Kenya's Piracy Prosecutions
Published online by Cambridge University Press: 27 February 2017
Kenya became a primary destination for the prosecution of pirates captured off the coast of Somalia from late 2008 to late 2009. Yet none of the pirates being tried in Kenya as of April 2010 were captured by Kenyan armed forces but, rather, by non-Kenyan forces whose countries had signed agreements with Kenya for it to conduct such trials. In Resolution 1851 of December 16, 2008, the United Nations Security Council had urged states and regional organizations to enter into such agreements. Kenya accordingly concluded agreements on prosecuting suspected pirates with the United Kingdom, the United States, the European Union, and Denmark. According to media reports, and as Kenya recently acknowledged, two others were negotiated, with China and Canada. Only the EU-Kenya agreement has been published. The British foreign secretary told the House of Commons that Kenya did not want its agreement with the United Kingdom to be made public. Consequently, it may well be that a Kenyan preference for secrecy prevented the public release of information on the other agreements signed by Kenya.
- Agora: Piracy Prosecutions
- American Journal of International Law , Volume 104 , Issue 3 , July 2010 , pp. 416 - 436
- Copyright © American Society of International Law 2010
1 Gettleman, Jeffrey Roundingup Suspects, the West Turns to Kenya as Piracy Criminal Court, N.Y. Times, Apr. 24, 2009, at A8 Google Scholar.
2 See Achieng, Celestine Kenya Imprisons Seven Somalis for Piracy, Reuters, Mar. 10, 2010 Google Scholar, available in Lexis, News Library, Individual Publications File (reporting that” [i] nternational navies trying to counter piracy off Somalia are often reluctant to take suspects to their own countries because they either lack the jurisdiction to put them on trial there, or they fear the pirates may seek asylum”).
3 UN Security Council Resolution 1851 invited “States and regional organizations fighting piracy off the coast of Somalia to conclude special agreements or arrangements with countries willing to take custody of” and prosecute pirates. SC Res. 1851, para. 3 (Dec. 16, 2008).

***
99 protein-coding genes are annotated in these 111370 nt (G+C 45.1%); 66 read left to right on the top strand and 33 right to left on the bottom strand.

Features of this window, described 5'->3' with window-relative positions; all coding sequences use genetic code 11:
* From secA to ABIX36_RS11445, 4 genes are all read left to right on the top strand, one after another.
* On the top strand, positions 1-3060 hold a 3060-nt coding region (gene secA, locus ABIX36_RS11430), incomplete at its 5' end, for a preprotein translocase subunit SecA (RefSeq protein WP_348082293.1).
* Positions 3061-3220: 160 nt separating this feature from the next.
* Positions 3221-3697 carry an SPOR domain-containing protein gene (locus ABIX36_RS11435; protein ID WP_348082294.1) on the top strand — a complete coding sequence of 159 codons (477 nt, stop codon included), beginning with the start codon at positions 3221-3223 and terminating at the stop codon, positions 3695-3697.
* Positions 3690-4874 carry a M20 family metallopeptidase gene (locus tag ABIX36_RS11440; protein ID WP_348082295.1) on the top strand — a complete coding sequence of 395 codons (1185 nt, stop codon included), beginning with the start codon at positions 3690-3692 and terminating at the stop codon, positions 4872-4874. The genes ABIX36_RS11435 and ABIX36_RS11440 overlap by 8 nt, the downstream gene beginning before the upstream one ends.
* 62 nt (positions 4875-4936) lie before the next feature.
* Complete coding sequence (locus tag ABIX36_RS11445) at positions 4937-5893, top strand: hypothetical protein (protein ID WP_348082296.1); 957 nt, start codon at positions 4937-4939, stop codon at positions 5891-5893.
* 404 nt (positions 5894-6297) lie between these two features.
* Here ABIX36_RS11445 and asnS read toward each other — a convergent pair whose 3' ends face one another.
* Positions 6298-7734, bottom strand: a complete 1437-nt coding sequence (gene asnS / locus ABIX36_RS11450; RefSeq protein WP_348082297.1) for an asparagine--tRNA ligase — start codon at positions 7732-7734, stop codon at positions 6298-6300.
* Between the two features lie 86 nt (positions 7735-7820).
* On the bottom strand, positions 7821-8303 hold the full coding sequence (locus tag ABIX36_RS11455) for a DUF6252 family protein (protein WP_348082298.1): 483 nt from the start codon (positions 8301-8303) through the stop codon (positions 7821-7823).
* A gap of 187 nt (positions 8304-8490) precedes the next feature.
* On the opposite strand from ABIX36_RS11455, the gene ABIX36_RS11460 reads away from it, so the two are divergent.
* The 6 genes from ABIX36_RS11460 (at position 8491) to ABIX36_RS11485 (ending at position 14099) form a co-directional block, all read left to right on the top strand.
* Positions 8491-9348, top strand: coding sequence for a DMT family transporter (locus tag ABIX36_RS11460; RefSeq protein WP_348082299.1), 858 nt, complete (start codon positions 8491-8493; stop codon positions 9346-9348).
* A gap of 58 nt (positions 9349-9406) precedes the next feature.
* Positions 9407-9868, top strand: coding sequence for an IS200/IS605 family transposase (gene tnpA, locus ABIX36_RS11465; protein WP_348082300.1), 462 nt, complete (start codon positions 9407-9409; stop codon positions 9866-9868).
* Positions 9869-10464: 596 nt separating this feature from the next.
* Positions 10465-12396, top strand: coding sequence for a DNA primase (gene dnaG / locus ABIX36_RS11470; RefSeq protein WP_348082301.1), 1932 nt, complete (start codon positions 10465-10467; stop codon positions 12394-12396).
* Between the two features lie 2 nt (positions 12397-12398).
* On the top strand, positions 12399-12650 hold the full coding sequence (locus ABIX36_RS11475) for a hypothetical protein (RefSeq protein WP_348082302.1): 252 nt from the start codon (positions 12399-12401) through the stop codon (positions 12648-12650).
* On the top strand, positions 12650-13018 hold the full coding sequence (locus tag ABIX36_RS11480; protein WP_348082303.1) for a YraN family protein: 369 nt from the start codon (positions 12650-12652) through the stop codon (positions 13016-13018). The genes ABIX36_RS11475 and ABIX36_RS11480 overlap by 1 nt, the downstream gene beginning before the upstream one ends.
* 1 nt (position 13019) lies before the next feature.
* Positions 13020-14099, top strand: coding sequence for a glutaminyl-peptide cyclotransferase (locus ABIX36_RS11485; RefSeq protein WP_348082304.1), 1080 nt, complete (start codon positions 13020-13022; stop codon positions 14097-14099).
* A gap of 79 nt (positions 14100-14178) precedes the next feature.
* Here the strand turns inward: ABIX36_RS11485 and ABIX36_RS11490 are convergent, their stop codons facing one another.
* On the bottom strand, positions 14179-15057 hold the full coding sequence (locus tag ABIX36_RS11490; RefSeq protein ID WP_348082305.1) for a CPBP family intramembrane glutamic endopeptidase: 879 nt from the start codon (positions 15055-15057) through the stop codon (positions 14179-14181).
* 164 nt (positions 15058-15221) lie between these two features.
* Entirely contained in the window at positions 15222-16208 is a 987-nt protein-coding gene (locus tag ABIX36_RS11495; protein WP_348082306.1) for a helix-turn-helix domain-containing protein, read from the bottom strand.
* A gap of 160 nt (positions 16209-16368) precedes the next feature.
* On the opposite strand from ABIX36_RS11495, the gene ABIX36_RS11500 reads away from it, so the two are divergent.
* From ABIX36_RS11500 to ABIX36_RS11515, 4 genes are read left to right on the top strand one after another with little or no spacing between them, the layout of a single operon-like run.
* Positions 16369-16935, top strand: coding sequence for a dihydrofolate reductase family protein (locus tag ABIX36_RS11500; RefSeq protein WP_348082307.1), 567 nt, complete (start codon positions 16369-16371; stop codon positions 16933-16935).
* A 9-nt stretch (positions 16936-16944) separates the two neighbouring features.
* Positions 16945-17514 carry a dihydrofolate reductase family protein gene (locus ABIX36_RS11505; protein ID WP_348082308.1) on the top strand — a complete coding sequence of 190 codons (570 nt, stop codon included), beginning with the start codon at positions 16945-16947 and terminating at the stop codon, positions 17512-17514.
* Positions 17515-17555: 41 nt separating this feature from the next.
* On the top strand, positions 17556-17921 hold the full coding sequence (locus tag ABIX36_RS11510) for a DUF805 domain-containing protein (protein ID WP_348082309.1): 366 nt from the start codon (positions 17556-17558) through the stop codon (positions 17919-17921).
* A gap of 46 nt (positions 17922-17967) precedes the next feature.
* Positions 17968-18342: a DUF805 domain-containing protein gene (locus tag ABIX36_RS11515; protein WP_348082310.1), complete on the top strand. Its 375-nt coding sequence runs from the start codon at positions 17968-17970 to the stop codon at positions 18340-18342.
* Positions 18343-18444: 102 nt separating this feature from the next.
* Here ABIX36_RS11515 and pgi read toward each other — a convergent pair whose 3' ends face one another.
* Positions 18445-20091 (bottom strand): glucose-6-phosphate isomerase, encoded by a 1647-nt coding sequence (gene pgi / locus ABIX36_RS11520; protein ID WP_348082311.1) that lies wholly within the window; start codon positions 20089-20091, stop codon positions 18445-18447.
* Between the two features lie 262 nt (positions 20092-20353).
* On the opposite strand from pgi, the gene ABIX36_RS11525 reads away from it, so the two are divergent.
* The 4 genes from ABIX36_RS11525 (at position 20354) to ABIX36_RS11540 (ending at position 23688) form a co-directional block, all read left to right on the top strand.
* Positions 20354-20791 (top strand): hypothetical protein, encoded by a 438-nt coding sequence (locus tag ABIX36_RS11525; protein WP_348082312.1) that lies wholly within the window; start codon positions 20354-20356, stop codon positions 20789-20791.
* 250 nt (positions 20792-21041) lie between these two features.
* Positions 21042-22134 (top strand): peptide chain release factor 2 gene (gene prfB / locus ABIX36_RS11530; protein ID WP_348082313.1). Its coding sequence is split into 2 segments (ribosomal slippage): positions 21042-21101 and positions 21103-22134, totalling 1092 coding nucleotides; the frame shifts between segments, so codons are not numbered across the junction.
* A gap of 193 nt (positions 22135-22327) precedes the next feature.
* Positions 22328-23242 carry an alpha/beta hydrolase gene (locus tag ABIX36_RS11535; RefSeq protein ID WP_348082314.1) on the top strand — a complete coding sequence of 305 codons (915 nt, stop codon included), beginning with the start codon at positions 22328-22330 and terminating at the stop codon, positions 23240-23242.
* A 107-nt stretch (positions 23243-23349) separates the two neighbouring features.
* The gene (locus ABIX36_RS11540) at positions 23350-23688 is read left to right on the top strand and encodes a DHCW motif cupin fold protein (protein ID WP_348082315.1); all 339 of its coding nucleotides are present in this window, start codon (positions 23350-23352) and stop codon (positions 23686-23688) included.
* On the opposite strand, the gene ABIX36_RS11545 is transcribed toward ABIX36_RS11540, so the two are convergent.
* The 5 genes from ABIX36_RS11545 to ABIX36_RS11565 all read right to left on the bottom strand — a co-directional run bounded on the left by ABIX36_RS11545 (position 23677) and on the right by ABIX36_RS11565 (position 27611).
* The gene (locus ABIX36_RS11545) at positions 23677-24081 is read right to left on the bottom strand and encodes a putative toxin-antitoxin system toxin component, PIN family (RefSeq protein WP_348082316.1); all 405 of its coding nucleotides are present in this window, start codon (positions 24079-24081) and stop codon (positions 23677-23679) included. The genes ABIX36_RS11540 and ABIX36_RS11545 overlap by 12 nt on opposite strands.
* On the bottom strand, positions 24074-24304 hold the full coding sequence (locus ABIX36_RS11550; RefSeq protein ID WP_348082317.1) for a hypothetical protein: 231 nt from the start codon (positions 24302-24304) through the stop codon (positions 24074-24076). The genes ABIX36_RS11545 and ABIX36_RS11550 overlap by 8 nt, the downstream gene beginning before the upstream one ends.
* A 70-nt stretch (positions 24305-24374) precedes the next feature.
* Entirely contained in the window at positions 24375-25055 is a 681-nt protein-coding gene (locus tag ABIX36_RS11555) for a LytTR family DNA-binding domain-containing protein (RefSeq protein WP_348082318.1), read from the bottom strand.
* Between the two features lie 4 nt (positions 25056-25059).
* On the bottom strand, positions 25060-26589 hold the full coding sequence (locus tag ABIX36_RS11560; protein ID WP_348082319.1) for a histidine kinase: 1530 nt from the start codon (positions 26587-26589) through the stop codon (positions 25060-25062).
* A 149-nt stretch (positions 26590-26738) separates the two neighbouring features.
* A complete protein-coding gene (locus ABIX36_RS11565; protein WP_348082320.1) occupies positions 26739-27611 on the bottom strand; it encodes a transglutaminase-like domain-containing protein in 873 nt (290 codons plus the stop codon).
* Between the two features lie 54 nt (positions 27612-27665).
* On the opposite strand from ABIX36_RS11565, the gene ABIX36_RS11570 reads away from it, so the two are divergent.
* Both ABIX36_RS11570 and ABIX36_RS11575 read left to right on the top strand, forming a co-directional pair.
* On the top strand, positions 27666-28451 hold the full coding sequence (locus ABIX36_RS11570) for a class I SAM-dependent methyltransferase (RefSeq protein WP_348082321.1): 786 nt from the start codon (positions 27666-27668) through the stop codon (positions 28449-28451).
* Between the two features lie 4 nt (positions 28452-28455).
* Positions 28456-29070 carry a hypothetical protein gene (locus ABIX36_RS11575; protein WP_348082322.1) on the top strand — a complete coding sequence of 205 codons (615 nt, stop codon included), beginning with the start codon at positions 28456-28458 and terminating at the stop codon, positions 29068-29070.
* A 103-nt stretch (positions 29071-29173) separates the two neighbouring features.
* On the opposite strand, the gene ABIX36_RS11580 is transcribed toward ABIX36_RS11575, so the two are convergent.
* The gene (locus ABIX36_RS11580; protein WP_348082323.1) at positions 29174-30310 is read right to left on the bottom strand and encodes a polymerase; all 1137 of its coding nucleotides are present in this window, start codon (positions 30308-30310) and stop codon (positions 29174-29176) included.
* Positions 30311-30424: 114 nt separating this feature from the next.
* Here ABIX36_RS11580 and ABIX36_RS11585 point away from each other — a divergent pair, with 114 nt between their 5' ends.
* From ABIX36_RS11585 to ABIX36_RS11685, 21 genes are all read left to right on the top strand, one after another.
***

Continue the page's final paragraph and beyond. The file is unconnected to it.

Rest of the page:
4 Philp, Catherine & Crilly, Rob Allies Seek Power to Pursue Somali Pirates on Land and Sea, Times (London), Dec. 12, 2008, at 54 Google Scholar; Agence France–Presse, Britain and Kenya Sign MOU on Piracy, Kenya Broadcasting Corp., Dec. 11, 2008, at http://www.kbc.co.ke/story.aspJID=54429 Google Scholar. The memorandum was signed on December 11, 2008, by Foreign Affairs Minister Moses Wetangula of Kenya and Security Minister Lord West of the United Kingdom. It formalized an ad hoc arrangement that the Kenyan government had entered into with the British in November 2008, which led to the prosecution of eight pirate suspects arrested by the British while they were allegedly trying to hijack a Danish cargo ship.
5 U.S. Dep’t of State, Fact Sheet: United States Actions to Counter Piracy off the Horn of Africa (Sept. 1, 2009), at http://www.state.gov/t/pm/rls/fs/128540.htm; Morgan, David Kenya Agrees to Prosecute US–Held Pirates—Pentagon, Reuters, Jan. 29, 2009 Google Scholar, available in Lexis, News Library, Individual Publications File (Memorandum of Understanding, Jan. 16, 2009).
6 Exchange of Letters on the Conditions and Modalities for the Transfer of Persons Suspected of Having Committed Acts of Piracy and Detained by the European Union–Led Naval Force (Eunavfor), and Seized Property in the Possession of Eunavfor, from Eunavfor to Kenya for Their Treatment After Such Transfer, EU–Kenya, Mar. 6, 2009, 2009 O.J. (L 79) 49, reprintedin 48 ILM 751 (2009) [hereinafter EU–Kenya Exchange of Letters].
7 Kenya Imposes Conditions on Acceptance of Captured Somali Pirates, BBC, Mar. 31, 2010 Google Scholar, available in Lexis, News Library, Most Recent Two Years File [hereinafter Kenya Imposes Conditions]; Danish Navy Forges Deal with Kenya over Somali Piracy, Ice News—Daily News, Aug. 27, 2009, at http://www.icenews.is/index.php/2009/08/27/danish–navy–forges–deal–with–kenya–over–somali–piracy Google Scholar.
8 Kenya Imposes Conditions, supra note 7.
9 Kenya: Piracy, Hansard, UK House of Commons Written Answers, pt. 0010, col. 921W (May 14, 2009), available at http://www.publications.parliament.uk/.